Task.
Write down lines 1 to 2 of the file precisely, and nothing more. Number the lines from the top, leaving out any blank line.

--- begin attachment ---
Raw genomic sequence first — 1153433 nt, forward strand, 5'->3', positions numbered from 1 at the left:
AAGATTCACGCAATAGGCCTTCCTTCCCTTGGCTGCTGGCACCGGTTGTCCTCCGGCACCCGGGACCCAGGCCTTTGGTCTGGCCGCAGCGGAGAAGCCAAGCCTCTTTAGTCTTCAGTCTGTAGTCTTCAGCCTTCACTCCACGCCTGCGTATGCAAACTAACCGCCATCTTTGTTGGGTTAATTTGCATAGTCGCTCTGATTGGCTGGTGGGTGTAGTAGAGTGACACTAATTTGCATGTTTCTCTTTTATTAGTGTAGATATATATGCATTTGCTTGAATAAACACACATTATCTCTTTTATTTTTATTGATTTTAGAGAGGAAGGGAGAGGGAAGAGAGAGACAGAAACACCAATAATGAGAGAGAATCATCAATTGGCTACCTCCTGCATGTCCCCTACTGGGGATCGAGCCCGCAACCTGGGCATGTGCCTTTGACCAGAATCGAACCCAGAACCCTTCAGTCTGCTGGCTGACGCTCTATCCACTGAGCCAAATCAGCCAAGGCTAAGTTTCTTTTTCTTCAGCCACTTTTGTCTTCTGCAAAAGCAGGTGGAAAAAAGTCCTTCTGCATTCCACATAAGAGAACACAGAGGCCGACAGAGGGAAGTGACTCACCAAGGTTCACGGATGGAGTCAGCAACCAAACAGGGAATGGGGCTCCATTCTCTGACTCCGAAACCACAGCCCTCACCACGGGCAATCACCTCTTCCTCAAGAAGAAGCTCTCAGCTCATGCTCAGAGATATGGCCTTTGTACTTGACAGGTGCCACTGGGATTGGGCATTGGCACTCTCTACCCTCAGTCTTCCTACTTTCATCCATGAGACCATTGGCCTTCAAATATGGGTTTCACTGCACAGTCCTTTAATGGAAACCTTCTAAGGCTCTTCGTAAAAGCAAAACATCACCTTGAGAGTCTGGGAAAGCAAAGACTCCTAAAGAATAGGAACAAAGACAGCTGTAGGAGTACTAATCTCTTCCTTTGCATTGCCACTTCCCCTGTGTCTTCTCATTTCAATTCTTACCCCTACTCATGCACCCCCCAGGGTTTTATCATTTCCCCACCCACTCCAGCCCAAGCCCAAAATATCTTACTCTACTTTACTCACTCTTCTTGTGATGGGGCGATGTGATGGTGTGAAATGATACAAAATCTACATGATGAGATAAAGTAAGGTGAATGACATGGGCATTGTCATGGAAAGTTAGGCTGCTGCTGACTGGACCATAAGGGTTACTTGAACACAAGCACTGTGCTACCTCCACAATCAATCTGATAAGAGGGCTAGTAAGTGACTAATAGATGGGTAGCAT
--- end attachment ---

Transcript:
Raw genomic sequence first — 1153433 nt, forward strand, 5'->3', positions numbered from 1 at the left:
AAGATTCACGCAATAGGCCTTCCTTCCCTTGGCTGCTGGCACCGGTTGTCCTCCGGCACCCGGGACCCAGGCCTTTGGTCTGGCCGCAGCGGAGAAGCCAAGCCTCTTTAGTCTTCAGTCTGTAGTCTTCAGCCTTCACTCCACGCCTGCGTATGCAAACTAACCGCCATCTTTGTTGGGTTAATTTGCATAGTCGCTCTGATTGGCTGGTGGGTGTAGTAGAGTGACACTAATTTGCATGTTTCTCTTTTATTAGTGTAGATATATATGCATTTGCTTGAATAAACACACATTATCTCTTTTATTTTTATTGATTTTAGAGAGGAAGGGAGAGGGAAGAGAGAGACAGAAACACCAATAATGAGAGAGAATCATCAATTGGCTACCTCCTGCATGTCCCCTACTGGGGATCGAGCCCGCAACCTGGGCATGTGCCTTTGACCAGAATCGAACCCAGAACCCTTCAGTCTGCTGGCTGACGCTCTATCCACTGAGCCAAATCAGCCAAGGCTAAGTTTCTTTTTCTTCAGCCACTTTTGTCTTCTGCAAAAGCAGGTGGAAAAAAGTCCTTCTGCATTCCACATAAGAGAACACAGAGGCCGACAGAGGGAAGTGACTCACCAAGGTTCACGGATGGAGTCAGCAACCAAACAGGGAATGGGGCTCCATTCTCTGACTCCGAAACCACAGCCCTCACCACGGGCAATCACCTCTTCCTCAAGAAGAAGCTCTCAGCTCATGCTCAGAGATATGGCCTTTGTACTTGACAGGTGCCACTGGGATTGGGCATTGGCACTCTCTACCCTCAGTCTTCCTACTTTCATCCATGAGACCATTGGCCTTCAAATATGGGTTTCACTGCACAGTCCTTTAATGGAAACCTTCTAAGGCTCTTCGTAAAAGCAAAACATCACCTTGAGAGTCTGGGAAAGCAAAGACTCCTAAAGAATAGGAACAAAGACAGCTGTAGGAGTACTAATCTCTTCCTTTGCATTGCCACTTCCCCTGTGTCTTCTCATTTCAATTCTTACCCCTACTCATGCACCCCCCAGGGTTTTATCATTTCCCCACCCACTCCAGCCCAAGCCCAAAATATCTTACTCTACTTTACTCACTCTTCTTGTGATGGGGCGATGTGATGGTGTGAAATGATACAAAATCTACATGATGAGATAAAGTAAGGTGAATGACATGGGCATTGTCATGGAAAGTTAGGCTGCTGCTGACTGGACCATAAGGGTTACTTGAACACAAGCACTGTGCTACCTCCACAATCAATCTGATAAGAGGGCTAGTAAGTGACTAATAGATGGGTAGCAT